Try to find a better cover for 2020, honestly. This cover is truly “a flex” and we’re here for it. On day 23498734 of this year (a dramatization) he is essentially the only person in this country that can save us all. How is it that the administration doesn’t seem to listen to him and is building their own takedown? I don’t have answers. No one understand this.
For the full interview with Dr. Anthony Fauci and his wife Dr. Christine Grady, a bioethicist, click [here]. Even as I’m writing this, I still truly cannot get over how awesome this cover is.
When we first started doing Wedding Mondays, the idea was always to feature a video. It’s funny to look back thinking that the video was the make or break for these posts. Lately, I’ve found myself gravitating towards these longer-form wedding features particularly by [The Cut]. It’s the combination of the photographers capturing just the right images we swoon over and spending more time reading about the couple’s stories. Don’t get me wrong. I’ve loved the wedding blogs that I’ve spent years pining over, but so much of it was about the aesthetic and the vendors. The Cut does a great job of truly highlighting these individuals.
I loved Sarah and Ryan’s story. Also, doesn’t Sarah just look like the coolest bride ever? From start to finish, I enjoyed reading every part about this wedding day from the ceremony at Brooklyn Bridge Park to the reception at the intimate space at a restaurant for their friends and family.
For the entire feature, you can read all about it [here].
Diving further into Korean culture, I’ve reached the point of fascination for the country’s beauty standards. As important as it is here in America, Korea is on another level. Labeled the “cosmetic surgery capital of the world,” South Korea performs 24% of the world’s total cosmetic surgeries. Individuals aspiring to be a part of the K-Pop world endure rigorous training camps known for being cut-throat and competitive. After seeing a 15-second snippet of 2018 Miss Korea Kim Soo-Min’s story on TikTok, I had to find the full version. She was deemed the controversial pageant queen, but I didn’t understand why.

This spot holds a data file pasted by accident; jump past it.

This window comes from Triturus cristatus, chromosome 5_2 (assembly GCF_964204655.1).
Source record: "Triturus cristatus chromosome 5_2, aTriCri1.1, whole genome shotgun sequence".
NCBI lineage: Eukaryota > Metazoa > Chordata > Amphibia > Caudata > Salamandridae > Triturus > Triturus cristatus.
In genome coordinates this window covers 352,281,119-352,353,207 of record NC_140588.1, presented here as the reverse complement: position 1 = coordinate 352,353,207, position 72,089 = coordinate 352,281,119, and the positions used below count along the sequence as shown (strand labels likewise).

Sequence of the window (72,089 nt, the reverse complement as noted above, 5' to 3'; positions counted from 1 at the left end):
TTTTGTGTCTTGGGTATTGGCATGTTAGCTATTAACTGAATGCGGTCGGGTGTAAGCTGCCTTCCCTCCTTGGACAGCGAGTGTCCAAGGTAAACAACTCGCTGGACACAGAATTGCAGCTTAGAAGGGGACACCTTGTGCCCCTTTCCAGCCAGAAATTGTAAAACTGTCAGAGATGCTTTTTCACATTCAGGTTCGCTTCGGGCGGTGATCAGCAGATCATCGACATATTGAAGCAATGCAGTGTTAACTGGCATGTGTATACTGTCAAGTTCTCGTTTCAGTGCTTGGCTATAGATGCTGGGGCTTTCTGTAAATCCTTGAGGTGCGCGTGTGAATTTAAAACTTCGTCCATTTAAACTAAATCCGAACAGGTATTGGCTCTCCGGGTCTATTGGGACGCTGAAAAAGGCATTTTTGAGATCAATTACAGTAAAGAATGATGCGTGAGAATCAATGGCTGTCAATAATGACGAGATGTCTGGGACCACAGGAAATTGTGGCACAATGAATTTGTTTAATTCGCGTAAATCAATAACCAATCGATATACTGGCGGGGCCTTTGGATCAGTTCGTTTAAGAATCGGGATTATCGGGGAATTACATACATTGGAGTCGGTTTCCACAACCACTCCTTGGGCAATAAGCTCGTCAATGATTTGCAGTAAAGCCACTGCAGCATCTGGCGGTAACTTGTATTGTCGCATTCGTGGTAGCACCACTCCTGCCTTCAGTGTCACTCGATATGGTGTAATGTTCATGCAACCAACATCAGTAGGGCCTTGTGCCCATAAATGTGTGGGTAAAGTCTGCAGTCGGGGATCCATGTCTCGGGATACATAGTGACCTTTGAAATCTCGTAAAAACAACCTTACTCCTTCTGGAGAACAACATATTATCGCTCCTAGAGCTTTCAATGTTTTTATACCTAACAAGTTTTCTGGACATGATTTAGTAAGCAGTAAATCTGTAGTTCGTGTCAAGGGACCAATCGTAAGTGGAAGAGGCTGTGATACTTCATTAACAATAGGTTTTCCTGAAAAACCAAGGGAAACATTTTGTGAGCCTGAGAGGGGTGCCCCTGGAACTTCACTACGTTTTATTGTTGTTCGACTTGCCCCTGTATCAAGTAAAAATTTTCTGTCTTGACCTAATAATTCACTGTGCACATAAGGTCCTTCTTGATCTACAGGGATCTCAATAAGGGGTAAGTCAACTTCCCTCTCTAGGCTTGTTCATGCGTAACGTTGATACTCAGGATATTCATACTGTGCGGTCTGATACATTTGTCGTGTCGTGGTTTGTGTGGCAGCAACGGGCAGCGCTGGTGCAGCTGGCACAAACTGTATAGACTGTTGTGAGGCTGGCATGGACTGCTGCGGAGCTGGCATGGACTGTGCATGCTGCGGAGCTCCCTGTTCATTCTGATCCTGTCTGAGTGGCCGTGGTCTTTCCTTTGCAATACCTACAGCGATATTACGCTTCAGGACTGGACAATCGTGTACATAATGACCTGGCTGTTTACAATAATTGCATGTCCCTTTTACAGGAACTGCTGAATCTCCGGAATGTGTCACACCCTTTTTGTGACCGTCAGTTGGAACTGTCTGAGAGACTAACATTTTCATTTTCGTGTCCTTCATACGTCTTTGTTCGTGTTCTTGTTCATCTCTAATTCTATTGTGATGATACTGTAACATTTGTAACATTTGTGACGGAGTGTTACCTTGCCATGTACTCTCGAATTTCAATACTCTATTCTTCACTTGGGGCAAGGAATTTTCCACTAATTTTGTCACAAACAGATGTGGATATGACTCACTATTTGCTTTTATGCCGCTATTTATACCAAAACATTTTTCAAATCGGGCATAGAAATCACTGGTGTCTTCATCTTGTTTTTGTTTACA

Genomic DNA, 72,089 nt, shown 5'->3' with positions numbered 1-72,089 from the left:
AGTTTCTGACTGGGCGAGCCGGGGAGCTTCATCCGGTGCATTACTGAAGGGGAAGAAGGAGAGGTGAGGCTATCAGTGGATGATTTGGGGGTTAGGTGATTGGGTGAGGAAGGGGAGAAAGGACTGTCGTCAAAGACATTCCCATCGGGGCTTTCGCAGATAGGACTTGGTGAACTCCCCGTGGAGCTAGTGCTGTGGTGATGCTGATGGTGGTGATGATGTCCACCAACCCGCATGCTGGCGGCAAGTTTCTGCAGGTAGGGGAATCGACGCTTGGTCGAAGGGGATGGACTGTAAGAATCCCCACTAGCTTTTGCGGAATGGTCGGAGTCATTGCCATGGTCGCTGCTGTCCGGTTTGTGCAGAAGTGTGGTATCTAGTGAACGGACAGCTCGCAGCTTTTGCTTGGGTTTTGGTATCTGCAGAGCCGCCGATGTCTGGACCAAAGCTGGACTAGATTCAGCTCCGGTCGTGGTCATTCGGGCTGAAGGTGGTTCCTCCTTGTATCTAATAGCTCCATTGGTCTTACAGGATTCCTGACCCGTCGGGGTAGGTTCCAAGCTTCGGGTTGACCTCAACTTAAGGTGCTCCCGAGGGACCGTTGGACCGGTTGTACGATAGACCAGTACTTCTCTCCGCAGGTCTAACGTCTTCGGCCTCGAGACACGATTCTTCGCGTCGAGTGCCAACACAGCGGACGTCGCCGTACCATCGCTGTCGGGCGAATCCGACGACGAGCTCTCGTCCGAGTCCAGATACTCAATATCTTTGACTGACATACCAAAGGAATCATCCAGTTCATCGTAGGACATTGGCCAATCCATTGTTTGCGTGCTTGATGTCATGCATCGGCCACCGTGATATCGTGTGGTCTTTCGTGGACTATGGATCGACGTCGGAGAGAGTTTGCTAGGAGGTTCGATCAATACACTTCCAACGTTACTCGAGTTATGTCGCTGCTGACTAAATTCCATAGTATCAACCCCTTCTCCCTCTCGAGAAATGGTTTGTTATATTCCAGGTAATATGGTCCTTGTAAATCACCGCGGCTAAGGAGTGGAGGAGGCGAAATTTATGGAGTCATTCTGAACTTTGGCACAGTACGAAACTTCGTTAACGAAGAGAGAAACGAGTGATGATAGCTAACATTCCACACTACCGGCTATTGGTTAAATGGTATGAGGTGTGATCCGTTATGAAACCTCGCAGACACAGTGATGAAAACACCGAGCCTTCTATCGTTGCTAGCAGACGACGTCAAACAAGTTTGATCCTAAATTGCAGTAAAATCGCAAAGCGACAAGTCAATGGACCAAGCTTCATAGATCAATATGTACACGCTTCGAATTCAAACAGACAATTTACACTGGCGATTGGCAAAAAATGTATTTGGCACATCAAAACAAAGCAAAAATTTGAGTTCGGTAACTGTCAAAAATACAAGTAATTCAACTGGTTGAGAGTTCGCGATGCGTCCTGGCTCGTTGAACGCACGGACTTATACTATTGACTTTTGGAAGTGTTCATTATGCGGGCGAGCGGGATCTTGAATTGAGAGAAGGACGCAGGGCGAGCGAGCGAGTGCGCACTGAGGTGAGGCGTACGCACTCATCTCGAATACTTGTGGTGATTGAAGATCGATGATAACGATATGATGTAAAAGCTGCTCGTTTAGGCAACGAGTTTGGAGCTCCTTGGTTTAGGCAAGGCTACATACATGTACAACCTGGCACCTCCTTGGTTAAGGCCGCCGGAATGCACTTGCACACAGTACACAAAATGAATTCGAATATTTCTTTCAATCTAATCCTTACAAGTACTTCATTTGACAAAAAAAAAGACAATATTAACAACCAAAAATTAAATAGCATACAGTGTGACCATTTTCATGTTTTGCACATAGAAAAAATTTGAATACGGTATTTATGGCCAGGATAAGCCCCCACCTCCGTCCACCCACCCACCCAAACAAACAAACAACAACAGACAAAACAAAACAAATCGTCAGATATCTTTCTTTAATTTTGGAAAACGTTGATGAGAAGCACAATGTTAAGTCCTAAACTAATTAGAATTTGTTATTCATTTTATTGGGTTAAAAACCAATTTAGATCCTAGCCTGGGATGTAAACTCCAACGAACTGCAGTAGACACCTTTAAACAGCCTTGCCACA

Looking at Soo-Min, I saw nothing wrong with her appearance. I wouldn’t question her role as Miss Korea for a second. However, after being given this title, she was constantly scrutinized for her weight of being 130lbs and being “ugly.” What I loved about Soo-Min’s pageant story was that she had no background in pageantry. Having not been an aspiring actress, model, or pop singer, she wanted the title to build her resume. Young women in America spend years preparing for competitions like this, but she decided in about a year.
By Korea’s standards, she wasn’t supposed to be Miss Korea, but she prevailed. Now she paves the way for women who can earn this title that may come from all body types. When it comes to the artsy side of Korean culture, music, television, food, etc. it was easy for me to find the positives. Learning about this downside showed me a new perspective. I can’t imagine the pressure that Soo-Min had to live with during what was supposed to be an exciting time in her life. I look forward to seeing how her experience will impact young women in the future.